Once I was a clever boy learning the arts of Oxford... is a quotation from the verses written by Bishop Richard Fleming (c.1385-1431) for his tomb in Lincoln Cathedral. Fleming, the founder of Lincoln College in Oxford, is the subject of my research for a D. Phil., and, like me, a son of the West Riding.

I have remarked in the past that I have a deeply meaningful on-going relationship with a dead fifteenth century bishop...
It was Fleming who, in effect, enabled me to come to Oxford and to learn its arts, and for that I am immensely grateful.


Tuesday, 11 January 2011

In the footsteps of Newman


I spent this morning giving a tour to a party of seminarians from St Paul's Seminary School of Divinity in St Paul Minnesota. They are visiting this country to study the life of Bl. John Henry Newman, and I was called upon to provide a guided tour of places associated with Newman in central Oxford.

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Newman in 1844
by George Richmond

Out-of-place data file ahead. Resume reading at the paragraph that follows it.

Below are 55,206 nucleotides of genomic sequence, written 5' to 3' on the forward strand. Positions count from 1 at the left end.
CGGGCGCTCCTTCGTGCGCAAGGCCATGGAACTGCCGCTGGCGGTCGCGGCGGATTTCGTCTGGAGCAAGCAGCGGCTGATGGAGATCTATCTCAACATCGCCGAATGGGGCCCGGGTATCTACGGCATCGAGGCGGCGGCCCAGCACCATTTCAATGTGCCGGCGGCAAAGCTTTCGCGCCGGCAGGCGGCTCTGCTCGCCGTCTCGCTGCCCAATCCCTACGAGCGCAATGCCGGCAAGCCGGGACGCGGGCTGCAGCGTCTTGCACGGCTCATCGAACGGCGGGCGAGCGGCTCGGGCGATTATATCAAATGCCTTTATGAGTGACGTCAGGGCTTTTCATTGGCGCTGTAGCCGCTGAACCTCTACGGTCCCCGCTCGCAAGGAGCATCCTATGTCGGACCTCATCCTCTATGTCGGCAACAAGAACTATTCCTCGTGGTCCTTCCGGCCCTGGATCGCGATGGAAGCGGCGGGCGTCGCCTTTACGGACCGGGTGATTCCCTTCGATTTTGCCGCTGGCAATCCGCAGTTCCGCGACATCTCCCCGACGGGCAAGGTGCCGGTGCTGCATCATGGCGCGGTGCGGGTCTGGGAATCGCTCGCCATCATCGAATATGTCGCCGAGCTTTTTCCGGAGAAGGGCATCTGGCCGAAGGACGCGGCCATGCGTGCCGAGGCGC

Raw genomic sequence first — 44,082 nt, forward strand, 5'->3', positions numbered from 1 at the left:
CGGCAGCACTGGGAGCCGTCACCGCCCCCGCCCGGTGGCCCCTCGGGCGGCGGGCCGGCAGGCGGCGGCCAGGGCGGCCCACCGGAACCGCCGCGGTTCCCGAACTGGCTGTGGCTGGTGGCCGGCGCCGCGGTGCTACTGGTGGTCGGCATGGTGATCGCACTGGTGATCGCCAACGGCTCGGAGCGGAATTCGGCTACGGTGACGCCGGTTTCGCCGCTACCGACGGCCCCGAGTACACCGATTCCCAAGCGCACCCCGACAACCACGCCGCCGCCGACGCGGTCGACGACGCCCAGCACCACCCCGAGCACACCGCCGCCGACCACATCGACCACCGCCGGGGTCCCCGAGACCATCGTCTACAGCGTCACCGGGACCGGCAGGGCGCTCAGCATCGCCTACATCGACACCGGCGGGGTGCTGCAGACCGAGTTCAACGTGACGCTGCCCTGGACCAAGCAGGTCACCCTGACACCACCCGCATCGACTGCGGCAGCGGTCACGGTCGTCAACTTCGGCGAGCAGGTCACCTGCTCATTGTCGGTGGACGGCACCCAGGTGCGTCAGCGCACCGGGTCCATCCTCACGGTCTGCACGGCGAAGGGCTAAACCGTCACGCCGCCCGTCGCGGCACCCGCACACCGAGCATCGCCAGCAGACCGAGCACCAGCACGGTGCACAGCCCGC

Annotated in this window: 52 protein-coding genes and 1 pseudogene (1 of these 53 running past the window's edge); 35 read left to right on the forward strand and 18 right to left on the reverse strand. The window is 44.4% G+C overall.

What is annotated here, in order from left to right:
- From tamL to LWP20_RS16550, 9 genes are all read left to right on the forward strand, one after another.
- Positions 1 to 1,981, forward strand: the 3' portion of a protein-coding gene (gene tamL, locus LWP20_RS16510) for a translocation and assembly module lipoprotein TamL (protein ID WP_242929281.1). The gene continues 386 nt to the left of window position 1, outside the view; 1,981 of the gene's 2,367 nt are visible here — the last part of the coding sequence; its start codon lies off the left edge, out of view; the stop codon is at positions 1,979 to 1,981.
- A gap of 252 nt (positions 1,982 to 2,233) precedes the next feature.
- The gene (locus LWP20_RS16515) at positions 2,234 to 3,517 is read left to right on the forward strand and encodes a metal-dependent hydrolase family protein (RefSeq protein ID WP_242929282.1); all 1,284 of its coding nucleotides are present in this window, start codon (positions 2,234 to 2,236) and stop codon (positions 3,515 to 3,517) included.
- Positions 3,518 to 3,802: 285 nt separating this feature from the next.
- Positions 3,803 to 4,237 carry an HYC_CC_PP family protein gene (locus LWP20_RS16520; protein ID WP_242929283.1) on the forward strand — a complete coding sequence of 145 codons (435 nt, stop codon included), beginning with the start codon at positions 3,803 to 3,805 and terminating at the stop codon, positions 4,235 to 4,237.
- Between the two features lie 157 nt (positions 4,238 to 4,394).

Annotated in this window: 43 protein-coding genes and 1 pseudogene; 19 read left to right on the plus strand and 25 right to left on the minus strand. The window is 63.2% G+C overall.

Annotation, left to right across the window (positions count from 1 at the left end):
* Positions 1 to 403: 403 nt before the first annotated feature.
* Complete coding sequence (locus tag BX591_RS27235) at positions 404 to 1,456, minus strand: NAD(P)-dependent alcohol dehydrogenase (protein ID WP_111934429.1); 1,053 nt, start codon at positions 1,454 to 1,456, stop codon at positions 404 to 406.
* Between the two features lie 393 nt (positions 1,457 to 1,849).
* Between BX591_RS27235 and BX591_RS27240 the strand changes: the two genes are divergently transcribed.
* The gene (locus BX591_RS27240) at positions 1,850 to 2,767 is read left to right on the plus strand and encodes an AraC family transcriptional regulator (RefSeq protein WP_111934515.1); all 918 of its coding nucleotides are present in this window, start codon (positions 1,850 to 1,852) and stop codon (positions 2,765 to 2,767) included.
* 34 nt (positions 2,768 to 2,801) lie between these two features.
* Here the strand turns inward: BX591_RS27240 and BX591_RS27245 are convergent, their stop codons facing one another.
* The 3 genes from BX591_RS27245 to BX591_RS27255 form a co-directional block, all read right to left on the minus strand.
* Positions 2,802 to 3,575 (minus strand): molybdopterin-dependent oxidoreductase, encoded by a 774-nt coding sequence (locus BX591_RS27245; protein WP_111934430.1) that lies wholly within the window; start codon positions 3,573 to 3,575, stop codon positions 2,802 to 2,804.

Starting as we did from the Oxford Oratory I was able to show them St John's College, with its links to St Edmund Campion , the site of the Catherine Wheel inn where the Oxford Martyrs of 1589 were arrested, and Balliol with its associations with Cardinal Manning, Gerard Manley Hopkins and Graham Greene en route to Trinity. After visiting the chapel, hall and having looked at Newman's memorial bust in the grounds we went past the site of his lodgings in Catte Street to St Mary's. Here I was able to talk about the place of that church in the life of Newman and the Oxford Movement, as well as Campion's bravado in leaving copies of his Decem Rationes there in 1581.

Having been photographed as a group in the shadow of Newman's pulpit, and allowing the students time for a coffee break, I then took them into Oriel, showing them the hall, the exterior of the library and SCR, and finished off in the chapel, with the various Newman links, including a visit to his so-called oratory above the entrance with its modern commemorative stained glass window. After that they departed for lunch and a visit this afternoon to the College at Littlemore.

They were a lively and interested group to show around, with plenty of questions for me to answer, and conveyed a genuine enthusiasm for their studies, as well as one, on the part of two them, for counting single-gear bicycles. Well, it's a harmless hobby. It was a great pleasure to meet a class of young men of obviously wide ranging gifts who are preparing to enter the priesthood in two and a half years time, and also to meet up again with Fr Thomas who was leading the pilgrimage. They were all positive evidence of a strong and confident Catholicsm in the American mid-west.

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